Greive was still working on her final episodes of Millie Inbetween when Strange Town’s acting agency put her forward for the Caton-Jones adaptation.
She says: “I thought the script was incredible. It’s quite rare to have a script which has teenage girls as characters and is actually how they speak and relate to each other.
“It felt like the voices were right, which was really exciting. I read it and thought: ‘Oh my god, these are the girls that used to sit at the back of the bus that I was slightly terrified of.’
“I felt I totally knew who these girls were, and that I had seen them and went to school with them. It felt authentic and real and perfect. I loved it.”
Greive, who was called for an audition with Caton-Jones despite feeling “so terrible” when she had to record herself in character after being struck ill, was announced in the cast - along with Eve Austin, Abigail Lawrie, Sally Messham, Rona Morison and Marli Siu – in November, after starting work on the production.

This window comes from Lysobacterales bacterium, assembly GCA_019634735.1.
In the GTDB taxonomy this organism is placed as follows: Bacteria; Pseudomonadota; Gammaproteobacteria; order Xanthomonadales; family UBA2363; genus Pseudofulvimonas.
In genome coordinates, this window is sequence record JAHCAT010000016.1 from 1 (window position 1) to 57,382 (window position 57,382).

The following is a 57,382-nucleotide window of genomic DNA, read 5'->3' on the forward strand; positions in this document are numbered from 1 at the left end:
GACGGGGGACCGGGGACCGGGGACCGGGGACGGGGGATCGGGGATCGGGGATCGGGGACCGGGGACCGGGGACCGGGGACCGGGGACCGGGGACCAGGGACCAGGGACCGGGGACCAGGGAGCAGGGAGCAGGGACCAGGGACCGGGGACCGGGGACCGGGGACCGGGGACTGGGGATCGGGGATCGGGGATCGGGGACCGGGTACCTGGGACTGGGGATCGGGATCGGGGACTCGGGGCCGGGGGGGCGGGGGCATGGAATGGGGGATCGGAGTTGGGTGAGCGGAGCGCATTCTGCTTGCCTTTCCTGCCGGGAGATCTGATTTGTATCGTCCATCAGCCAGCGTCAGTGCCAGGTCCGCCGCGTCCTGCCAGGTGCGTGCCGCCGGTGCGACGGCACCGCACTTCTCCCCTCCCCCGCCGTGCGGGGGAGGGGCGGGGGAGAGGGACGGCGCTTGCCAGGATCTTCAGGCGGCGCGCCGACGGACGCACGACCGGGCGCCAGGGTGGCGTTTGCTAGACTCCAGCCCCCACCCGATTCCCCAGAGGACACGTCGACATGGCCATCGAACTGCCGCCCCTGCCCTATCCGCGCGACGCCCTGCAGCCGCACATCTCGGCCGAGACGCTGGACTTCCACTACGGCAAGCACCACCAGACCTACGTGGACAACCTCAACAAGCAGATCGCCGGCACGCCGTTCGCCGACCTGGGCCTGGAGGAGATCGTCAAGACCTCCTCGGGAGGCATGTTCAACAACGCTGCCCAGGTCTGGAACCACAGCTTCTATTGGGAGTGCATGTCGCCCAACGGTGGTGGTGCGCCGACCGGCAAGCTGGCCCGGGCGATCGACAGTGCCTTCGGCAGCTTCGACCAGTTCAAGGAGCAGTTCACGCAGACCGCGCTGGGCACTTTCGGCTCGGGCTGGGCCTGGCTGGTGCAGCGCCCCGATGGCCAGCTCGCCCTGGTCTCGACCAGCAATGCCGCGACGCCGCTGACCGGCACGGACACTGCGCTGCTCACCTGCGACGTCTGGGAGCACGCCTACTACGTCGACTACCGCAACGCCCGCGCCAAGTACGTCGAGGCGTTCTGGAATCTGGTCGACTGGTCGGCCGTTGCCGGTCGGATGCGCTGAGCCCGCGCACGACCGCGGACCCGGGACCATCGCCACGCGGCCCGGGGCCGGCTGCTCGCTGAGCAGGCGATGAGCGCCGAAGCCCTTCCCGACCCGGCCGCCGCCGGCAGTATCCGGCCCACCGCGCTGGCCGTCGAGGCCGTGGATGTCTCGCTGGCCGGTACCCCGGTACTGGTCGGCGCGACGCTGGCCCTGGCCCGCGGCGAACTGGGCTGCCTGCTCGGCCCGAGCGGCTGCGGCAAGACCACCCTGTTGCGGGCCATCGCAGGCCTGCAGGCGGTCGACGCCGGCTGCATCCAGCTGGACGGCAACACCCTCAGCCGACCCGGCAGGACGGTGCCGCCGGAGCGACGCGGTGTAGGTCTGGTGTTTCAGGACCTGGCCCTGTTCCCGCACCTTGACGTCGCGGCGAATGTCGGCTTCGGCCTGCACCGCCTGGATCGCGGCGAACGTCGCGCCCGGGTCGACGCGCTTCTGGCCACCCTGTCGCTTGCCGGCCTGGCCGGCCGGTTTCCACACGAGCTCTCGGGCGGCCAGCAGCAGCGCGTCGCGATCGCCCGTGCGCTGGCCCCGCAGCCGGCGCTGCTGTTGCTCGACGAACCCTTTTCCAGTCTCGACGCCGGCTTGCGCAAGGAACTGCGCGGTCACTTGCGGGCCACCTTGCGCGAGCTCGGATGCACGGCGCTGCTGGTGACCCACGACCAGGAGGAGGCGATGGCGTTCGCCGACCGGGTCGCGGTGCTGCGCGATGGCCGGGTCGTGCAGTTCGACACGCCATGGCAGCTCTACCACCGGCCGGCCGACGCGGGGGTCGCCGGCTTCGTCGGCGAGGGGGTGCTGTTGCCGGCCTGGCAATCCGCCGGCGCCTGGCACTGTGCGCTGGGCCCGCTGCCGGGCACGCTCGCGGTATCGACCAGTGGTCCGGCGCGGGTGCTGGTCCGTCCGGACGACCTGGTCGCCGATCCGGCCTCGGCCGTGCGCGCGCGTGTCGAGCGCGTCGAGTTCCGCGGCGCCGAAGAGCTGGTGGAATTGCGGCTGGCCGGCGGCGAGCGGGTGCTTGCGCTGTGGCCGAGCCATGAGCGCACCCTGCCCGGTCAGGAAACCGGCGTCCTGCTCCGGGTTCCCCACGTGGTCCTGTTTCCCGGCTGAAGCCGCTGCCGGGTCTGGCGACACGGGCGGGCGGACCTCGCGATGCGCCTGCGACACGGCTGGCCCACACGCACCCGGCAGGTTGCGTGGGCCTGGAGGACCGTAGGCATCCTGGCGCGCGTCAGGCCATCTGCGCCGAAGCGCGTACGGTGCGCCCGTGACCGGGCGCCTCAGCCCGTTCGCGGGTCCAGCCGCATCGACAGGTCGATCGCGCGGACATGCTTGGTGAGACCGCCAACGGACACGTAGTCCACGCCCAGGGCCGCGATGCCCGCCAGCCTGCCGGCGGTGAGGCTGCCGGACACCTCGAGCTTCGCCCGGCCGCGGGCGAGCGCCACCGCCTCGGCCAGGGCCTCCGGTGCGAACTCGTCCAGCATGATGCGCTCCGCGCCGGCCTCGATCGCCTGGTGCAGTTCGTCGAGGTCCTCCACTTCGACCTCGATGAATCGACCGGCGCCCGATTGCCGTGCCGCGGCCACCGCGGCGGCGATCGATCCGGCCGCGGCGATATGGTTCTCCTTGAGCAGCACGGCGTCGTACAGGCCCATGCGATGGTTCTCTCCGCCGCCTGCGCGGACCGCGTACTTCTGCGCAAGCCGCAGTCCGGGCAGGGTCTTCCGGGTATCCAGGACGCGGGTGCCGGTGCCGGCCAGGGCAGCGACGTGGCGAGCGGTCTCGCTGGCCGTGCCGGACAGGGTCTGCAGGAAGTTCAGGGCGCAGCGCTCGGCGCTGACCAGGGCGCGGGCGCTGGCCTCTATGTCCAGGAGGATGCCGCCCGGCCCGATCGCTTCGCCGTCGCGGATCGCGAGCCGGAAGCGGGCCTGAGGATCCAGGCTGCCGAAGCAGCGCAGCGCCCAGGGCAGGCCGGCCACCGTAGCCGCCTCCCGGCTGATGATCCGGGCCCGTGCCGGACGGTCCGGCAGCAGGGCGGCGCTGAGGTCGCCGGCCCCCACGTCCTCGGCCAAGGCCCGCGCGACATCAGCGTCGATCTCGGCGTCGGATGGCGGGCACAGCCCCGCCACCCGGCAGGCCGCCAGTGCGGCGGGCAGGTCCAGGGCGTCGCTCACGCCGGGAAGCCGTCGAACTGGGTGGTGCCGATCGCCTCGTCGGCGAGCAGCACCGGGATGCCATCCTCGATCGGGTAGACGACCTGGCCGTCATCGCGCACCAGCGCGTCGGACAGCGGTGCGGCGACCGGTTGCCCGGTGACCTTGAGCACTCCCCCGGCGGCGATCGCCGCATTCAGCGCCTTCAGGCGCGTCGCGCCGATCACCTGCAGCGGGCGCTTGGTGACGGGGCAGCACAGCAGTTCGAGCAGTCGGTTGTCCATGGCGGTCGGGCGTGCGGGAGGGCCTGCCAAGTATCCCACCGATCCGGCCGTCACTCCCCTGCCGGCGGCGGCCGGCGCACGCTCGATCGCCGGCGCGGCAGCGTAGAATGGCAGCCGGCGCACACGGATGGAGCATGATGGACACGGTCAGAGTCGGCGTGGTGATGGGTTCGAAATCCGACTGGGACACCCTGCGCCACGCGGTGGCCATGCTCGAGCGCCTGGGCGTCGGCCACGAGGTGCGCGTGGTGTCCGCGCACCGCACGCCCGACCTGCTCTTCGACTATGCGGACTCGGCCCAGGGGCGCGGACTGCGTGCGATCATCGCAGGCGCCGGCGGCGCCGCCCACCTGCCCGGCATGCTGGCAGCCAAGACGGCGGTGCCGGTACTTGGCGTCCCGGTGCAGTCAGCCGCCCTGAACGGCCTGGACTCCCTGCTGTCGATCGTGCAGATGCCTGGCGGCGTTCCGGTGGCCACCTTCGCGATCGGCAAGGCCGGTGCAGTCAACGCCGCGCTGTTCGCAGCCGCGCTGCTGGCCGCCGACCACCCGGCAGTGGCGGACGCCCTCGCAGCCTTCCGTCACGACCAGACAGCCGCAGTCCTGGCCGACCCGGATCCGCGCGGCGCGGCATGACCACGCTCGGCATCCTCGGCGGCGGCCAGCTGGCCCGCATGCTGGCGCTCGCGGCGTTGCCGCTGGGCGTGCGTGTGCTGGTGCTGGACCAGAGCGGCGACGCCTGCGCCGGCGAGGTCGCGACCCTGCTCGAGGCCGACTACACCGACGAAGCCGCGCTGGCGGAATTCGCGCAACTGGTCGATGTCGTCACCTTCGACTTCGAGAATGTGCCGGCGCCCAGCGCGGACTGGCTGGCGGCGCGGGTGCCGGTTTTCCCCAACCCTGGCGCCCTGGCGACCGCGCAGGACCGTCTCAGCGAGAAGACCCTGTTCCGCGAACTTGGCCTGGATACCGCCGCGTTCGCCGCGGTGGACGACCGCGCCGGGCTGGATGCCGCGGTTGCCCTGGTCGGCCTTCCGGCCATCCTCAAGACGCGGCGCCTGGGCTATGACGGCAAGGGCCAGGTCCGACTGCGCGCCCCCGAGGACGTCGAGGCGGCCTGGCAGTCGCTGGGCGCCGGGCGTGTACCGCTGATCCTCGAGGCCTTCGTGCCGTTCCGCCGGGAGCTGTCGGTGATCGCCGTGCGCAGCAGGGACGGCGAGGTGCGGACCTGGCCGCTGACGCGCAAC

Under strict orders not to discuss her character, or indeed the plot, Greive has lots to say about her experience of working with the West Lothian-born director.
She says: “It was extraordinary. Michael has had an incredible vision for the film for 20 years. It was amazing to see it all come out of his brain. He knew how he was going to do every single bit of it before we started filming.
“The scariest thing was meeting everyone and starting work on the film, but we had quite a lot of rehearsal time to get to know each other and bond beforehand, so by the time we started filming we were ready to go.
“I had a few chats with Michael before we started filming. He really put me at ease and put me on the right track with things.
“I also read the novel a lot. If you’re involved in any way with the Scottish theatre scene you know about the musical, but I ended up reading the book because I was quite interested in it.